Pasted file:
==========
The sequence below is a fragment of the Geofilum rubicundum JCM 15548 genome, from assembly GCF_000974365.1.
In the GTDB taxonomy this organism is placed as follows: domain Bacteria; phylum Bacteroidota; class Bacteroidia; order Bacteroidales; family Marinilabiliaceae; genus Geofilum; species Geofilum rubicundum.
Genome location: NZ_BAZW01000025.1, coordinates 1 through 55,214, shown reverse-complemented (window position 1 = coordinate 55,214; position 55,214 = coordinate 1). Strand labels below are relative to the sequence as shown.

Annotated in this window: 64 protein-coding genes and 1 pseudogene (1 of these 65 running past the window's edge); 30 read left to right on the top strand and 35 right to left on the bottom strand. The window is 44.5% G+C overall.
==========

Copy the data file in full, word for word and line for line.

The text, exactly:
The sequence below is a fragment of the Geofilum rubicundum JCM 15548 genome, from assembly GCF_000974365.1.
In the GTDB taxonomy this organism is placed as follows: domain Bacteria; phylum Bacteroidota; class Bacteroidia; order Bacteroidales; family Marinilabiliaceae; genus Geofilum; species Geofilum rubicundum.
Genome location: NZ_BAZW01000025.1, coordinates 1 through 55,214, shown reverse-complemented (window position 1 = coordinate 55,214; position 55,214 = coordinate 1). Strand labels below are relative to the sequence as shown.

Annotated in this window: 64 protein-coding genes and 1 pseudogene (1 of these 65 running past the window's edge); 30 read left to right on the top strand and 35 right to left on the bottom strand. The window is 44.5% G+C overall.